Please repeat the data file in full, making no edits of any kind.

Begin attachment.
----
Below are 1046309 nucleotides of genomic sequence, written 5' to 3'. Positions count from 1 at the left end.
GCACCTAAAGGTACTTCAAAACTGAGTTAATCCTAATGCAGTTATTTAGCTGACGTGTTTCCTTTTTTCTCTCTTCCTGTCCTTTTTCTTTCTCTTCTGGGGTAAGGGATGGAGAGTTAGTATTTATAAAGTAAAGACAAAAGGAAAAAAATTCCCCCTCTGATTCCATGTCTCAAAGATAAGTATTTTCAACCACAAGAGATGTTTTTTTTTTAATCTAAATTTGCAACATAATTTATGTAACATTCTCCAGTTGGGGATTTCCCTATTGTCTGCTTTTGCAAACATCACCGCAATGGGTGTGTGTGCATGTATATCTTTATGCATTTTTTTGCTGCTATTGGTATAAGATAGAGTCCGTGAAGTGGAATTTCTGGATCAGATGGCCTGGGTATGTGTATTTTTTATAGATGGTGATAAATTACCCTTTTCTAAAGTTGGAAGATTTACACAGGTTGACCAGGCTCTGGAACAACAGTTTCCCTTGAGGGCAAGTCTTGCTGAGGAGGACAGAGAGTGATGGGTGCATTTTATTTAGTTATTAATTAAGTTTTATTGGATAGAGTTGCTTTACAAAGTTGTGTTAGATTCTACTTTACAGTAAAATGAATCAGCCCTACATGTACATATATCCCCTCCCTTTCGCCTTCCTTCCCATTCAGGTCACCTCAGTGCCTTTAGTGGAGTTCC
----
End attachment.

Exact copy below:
Below are 1046309 nucleotides of genomic sequence, written 5' to 3'. Positions count from 1 at the left end.
GCACCTAAAGGTACTTCAAAACTGAGTTAATCCTAATGCAGTTATTTAGCTGACGTGTTTCCTTTTTTCTCTCTTCCTGTCCTTTTTCTTTCTCTTCTGGGGTAAGGGATGGAGAGTTAGTATTTATAAAGTAAAGACAAAAGGAAAAAAATTCCCCCTCTGATTCCATGTCTCAAAGATAAGTATTTTCAACCACAAGAGATGTTTTTTTTTTAATCTAAATTTGCAACATAATTTATGTAACATTCTCCAGTTGGGGATTTCCCTATTGTCTGCTTTTGCAAACATCACCGCAATGGGTGTGTGTGCATGTATATCTTTATGCATTTTTTTGCTGCTATTGGTATAAGATAGAGTCCGTGAAGTGGAATTTCTGGATCAGATGGCCTGGGTATGTGTATTTTTTATAGATGGTGATAAATTACCCTTTTCTAAAGTTGGAAGATTTACACAGGTTGACCAGGCTCTGGAACAACAGTTTCCCTTGAGGGCAAGTCTTGCTGAGGAGGACAGAGAGTGATGGGTGCATTTTATTTAGTTATTAATTAAGTTTTATTGGATAGAGTTGCTTTACAAAGTTGTGTTAGATTCTACTTTACAGTAAAATGAATCAGCCCTACATGTACATATATCCCCTCCCTTTCGCCTTCCTTCCCATTCAGGTCACCTCAGTGCCTTTAGTGGAGTTCC